Rectangles
By plugging the numbers into the formula, you can quickly solve for the area. The area of A is 40m 2 , while the area of B is 150m 2 . When you add the sections together, the total area of the figure sums up to 190m 2 .
Triangles
When figuring out the area of a triangle, it can be helpful to think of a triangle as half of a square or rectangle. If you know the dimensions of the figure, or can measure it out, it is easy to calculate. Just multiply the base by the height, and divide by two to get your result.
⦁ Area of a triangle = (base x height) ÷ 2
The height of a triangle is measured as the line from the apex to the base, which forms a 90-degree angle. Please see the following diagram for an example of an area calculation.
Triangle
This type of calculation could be useful when working out how much paint you will need to freshen up the outdoor paneling of a shed or house. You can divide the face of the structure into a rectangle and triangle to find the total area. Follow along with the example below.
House area
To figure out the surface area of the face of the home, you will need to take a few measurements. First, you need the height of the apex, from the base up to the roof. Then you need the height of the vertical walls and the width of the building.
The diagram can be split into two shapes, a rectangle, and a triangle. Since you measured the height of the apex and the vertical walls, you can quickly find out the missing height of the triangle (area A). Just subtract the vertical walls from the height of the apex. Using the above example, 14m minus 6m equals 8m. The resulting 8m is the height of the upper triangle.
You can now work out the surface area of the wall.
Area A= (base x height) / 2
Area A= (12m x 8m) / 2
Area A= 96m/2
Area A= 48m 2
Area B= width x height
Area B= 12m x 6m
Area B= 72m 2
Total area= area of A + area of B
Total area= 48m 2 + 72m 2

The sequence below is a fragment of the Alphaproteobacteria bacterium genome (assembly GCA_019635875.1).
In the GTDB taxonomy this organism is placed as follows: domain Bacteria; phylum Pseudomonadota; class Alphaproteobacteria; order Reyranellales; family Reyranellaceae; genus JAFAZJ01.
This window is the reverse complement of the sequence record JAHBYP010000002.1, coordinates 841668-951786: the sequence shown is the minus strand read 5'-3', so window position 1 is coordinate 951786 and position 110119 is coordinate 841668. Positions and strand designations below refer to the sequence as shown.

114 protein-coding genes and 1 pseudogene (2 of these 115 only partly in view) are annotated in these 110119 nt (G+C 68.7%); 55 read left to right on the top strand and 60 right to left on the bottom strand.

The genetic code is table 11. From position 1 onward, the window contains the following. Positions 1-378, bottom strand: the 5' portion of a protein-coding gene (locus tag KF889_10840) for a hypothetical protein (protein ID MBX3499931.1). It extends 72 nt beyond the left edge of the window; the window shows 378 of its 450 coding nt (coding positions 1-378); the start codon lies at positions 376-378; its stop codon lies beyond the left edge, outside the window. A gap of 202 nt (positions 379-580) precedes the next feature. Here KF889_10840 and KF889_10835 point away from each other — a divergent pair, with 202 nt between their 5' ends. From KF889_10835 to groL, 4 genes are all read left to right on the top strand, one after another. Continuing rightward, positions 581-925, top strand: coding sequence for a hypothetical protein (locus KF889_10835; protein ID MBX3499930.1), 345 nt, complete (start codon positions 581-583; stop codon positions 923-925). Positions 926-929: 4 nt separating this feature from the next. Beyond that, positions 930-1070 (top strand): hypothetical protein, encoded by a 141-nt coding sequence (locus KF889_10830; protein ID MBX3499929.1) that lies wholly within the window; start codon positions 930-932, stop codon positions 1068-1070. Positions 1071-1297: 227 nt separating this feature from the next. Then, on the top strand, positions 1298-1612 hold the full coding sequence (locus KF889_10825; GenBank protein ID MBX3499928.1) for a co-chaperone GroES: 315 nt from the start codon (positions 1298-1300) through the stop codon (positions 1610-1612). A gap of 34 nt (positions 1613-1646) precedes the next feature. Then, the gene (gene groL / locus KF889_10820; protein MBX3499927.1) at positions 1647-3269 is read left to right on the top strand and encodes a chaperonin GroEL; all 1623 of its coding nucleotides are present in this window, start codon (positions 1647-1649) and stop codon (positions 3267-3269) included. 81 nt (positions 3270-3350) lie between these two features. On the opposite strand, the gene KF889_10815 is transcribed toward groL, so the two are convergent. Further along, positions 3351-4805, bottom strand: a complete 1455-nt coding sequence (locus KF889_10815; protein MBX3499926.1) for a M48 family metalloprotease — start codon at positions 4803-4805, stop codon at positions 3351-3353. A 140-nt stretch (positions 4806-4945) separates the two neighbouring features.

Total area= 120m 2
So, how much paint would you need?
Well, a gallon of paint can cover approximately 250 square feet of coarse surface, like the outdoor paneling of a house. The total area in our example is 120m2, which converts to approximately 394 square feet. That means for one coat of fresh paint, you would need to purchase 2 gallons.
But don’t forget – in a real-life situation you would have to subtract any space where there is a door or windows to get an accurate area estimation.
Circle
If you are landscaping, you may need to calculate the area of a circle. You may also need to know the area of any circular windows to subtract from other surface calculations. For any designs or spaces that are circular, you can get the area by multiplying 3.1416 ( π ) by half of the diameter, squared .
⦁ Area of a circle= 3.1416 x (diameter ÷ 2) ^ 2
Please see the following diagram for an example of an area calculation.
Circle area
The more decimal points you use for Pi, the more accurate your calculations will be.
Trapezoid
A trapezoid is a variation of a rectangle with some triangular elements. Thus, the formula to find area uses aspects of both. You have to add the length of the base to the length of the top line. Divide that figure by two and multiply by the height of the shape to find the area.
⦁ Area of trapezoid= (a + b) ÷ 2 x h
Please see the following diagram for an example of an area calculation.
Trapezoid area
Sector
When you need to know the space in a section of a circle, like a shape that resembles a slice of pie- this is called a sector. You can calculate it using the radius of the circle, along with the degree of the central angle or the length of the arc.
⦁ Using the central angle:
Area of sector
⦁ Using the arc length:
Area of sector
Please see the following diagram for an example of an area calculation using both formulas.
Circles
Ellipse : An ellipse differs from a circle in that the major and minor axes are not equal. When this is the case, the shape forms an oval. Finding the area of an ellipse is very simple, you just need to measure the radius according to each axis.
⦁ Area of an ellipse or oval = π x a x b
Please see the following diagram for an example of an area calculation.
Ellipse area